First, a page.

"He's my third baseman and we have to be patient," said Guillen of Teahen.
With another three hitless at-bats Saturday, the veteran's average dropped to .105 through seven games with the White Sox. And Guillen's postgame tune changed just a bit.
As has been pointed out with closer Bobby Jenks' struggles, these March statistics ultimately mean nothing. Nonetheless, Guillen sees something missing with Teahen.
"I'm starting to worry a little bit about Teahen," Guillen said. "I see the same swing. He's not getting anything going for himself. He has to work to try to get better. He's going to get more at-bats. Right now, he's struggling at the plate."
Teahen grounded out to third baseman Jeff Baker in his first at-bat on Saturday and then grounded back to left-handed pitcher J.R. Mathes with runners on second and third and nobody out in the fourth. Guillen talked about adjustments made in Teahen's stance through the guidance of hitting coach Greg Walker, but he added how Teahen just doesn't look comfortable.
The low-key Teahen, who was acquired in an offseason trade with the Royals for Chris Getz and Josh Fields, agreed with Guillen's assessment to some extent. Teahen also joked how he knocked out a hit in his initial at-bat with the White Sox but didn't realize how difficult it would be to pick up hit No. 2.
"Anytime you join a new team, you want to do well right away," said Teahen, who has two singles in 19 at-bats this spring. "I guess it's nice I have Spring Training to get comfortable.
"It's coming around and I feel like I'm getting in the groove a little bit. I know I haven't been a superstar the first games I've played, but I'm not too worried about it."
Leadoff man Juan Pierre has faced these same early struggles as Teahen, entering Saturday with a .176 average over 17 at-bats. Against the Cubs, Pierre singled, doubled, reached base on an error and laid down a perfect sacrifice bunt.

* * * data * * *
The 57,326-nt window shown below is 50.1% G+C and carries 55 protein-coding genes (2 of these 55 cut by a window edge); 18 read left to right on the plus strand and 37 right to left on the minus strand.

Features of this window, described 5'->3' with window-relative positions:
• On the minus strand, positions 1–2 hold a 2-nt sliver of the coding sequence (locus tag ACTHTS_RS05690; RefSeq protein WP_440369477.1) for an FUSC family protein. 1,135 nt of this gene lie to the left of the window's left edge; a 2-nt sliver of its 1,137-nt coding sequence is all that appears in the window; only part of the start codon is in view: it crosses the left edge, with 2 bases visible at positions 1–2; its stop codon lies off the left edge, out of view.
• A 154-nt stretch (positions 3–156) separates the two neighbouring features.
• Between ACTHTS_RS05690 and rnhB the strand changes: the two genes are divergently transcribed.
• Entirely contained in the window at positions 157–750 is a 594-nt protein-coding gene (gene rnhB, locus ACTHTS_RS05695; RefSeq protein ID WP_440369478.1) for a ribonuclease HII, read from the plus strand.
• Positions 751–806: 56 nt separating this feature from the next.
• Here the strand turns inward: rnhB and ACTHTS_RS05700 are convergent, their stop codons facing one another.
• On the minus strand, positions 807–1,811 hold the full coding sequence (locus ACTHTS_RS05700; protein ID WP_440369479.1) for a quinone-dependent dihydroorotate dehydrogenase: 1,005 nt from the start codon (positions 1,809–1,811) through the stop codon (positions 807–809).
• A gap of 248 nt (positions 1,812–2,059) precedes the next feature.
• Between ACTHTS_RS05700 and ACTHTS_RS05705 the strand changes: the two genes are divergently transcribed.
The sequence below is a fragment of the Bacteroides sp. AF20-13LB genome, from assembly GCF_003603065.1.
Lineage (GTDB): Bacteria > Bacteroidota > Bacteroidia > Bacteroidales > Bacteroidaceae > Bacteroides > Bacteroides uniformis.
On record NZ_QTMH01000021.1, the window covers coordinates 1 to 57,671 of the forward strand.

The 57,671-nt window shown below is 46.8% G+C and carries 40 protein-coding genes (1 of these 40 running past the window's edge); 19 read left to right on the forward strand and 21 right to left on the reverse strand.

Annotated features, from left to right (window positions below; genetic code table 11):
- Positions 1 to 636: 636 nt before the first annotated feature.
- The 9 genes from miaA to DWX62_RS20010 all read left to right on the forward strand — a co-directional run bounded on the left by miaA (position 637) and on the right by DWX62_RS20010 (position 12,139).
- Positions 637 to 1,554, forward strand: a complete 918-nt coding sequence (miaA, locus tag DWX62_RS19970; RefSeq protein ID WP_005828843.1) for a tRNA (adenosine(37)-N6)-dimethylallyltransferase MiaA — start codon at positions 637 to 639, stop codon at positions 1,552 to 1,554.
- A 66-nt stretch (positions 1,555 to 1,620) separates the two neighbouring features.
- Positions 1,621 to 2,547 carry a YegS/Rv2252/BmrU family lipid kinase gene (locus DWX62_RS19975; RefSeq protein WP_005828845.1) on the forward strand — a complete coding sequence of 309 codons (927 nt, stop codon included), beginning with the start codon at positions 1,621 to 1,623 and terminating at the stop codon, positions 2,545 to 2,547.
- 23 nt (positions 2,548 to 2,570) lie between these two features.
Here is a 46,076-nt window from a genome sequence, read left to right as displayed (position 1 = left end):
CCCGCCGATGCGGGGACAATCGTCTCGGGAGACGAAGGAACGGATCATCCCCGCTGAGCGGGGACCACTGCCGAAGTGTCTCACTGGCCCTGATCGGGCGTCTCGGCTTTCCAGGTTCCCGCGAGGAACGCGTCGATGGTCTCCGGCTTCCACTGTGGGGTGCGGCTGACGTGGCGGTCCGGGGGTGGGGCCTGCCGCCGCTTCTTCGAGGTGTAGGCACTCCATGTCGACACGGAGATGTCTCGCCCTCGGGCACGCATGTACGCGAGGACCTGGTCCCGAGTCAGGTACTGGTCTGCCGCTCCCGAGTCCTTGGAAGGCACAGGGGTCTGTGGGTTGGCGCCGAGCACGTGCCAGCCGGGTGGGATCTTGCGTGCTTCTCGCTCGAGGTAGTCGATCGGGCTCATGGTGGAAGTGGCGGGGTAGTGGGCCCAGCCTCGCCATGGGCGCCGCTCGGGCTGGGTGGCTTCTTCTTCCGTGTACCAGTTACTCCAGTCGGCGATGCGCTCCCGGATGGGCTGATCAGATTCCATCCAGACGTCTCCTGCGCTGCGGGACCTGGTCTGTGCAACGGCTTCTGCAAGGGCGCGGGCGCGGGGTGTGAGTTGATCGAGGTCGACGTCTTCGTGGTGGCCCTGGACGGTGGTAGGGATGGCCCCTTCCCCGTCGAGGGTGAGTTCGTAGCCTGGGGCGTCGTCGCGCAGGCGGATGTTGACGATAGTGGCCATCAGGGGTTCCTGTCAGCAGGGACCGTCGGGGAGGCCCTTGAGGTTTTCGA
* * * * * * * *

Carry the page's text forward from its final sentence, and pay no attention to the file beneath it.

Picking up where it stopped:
One important trait shared by both of these players is their roster spot, and starting spot, for that matter, stands as absolutely secure. They both have taken the spring opportunity to work on specific parts of their offensive game, such as Pierre bunting at least once in every Cactus League contest.
Even with that built-in rationalization, neither veteran is looking to make outs. It doesn't matter if it's Game 5 of the World Series or Game 5 of Spring Training.
"I'm not trying to get out, by no means," Pierre said. "I'm healthy, and that's the main thing. My legs and mind are both feeling good. So, I hope White Sox fans aren't panicking on me just yet."
"Whether it's in the field or at the plate, it's all timing," Teahen said. "But it's getting to the point in Spring Training where you've got to turn it up. I feel like I'm starting to get comfortable in the box."
Scott Merkin is a reporter for MLB.com. This story was not subject to the approval of Major League Baseball or its clubs.